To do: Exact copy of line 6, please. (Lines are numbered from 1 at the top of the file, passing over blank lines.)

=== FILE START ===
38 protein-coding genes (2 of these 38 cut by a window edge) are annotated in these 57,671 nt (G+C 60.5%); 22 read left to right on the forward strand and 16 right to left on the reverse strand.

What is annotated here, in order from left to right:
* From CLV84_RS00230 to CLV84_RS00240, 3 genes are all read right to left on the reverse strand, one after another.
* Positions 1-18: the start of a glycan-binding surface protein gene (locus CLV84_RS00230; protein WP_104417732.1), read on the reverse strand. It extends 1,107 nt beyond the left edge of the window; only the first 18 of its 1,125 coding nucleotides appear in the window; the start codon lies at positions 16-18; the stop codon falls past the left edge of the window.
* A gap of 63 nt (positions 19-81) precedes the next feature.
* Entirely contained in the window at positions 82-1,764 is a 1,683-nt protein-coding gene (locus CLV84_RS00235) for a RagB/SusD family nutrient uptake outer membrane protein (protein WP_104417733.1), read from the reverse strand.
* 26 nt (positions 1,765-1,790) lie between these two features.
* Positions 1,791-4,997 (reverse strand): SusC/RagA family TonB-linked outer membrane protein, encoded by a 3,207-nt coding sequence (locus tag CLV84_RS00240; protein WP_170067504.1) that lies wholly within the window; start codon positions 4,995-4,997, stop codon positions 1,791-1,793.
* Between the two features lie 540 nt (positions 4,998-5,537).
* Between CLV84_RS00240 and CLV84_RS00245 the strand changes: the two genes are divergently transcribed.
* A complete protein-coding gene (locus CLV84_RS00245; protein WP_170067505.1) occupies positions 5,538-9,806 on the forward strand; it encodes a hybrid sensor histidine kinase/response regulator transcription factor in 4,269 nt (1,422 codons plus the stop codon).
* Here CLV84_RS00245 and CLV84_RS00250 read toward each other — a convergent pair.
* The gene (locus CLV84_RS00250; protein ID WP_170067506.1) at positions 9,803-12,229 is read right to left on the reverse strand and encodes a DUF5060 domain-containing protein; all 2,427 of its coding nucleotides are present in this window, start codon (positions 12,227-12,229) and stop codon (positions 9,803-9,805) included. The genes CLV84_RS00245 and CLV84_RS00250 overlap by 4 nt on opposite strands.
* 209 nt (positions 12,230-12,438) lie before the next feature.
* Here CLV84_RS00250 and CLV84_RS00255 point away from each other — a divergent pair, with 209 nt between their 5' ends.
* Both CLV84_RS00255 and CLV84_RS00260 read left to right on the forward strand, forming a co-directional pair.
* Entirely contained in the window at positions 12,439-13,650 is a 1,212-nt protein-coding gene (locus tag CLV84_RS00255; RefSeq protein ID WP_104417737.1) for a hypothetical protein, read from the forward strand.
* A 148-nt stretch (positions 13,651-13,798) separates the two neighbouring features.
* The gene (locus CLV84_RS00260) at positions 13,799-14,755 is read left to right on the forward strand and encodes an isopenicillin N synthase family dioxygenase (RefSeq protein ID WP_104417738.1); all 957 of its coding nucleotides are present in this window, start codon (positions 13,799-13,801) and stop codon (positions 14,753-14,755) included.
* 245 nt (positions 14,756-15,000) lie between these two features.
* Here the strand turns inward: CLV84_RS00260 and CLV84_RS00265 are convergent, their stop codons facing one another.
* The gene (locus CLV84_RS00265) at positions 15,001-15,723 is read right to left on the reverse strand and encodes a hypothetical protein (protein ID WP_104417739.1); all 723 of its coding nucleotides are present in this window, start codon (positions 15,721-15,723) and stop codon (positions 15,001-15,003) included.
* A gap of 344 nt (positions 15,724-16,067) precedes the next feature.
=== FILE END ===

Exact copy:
* Entirely contained in the window at positions 82-1,764 is a 1,683-nt protein-coding gene (locus CLV84_RS00235) for a RagB/SusD family nutrient uptake outer membrane protein (protein WP_104417733.1), read from the reverse strand.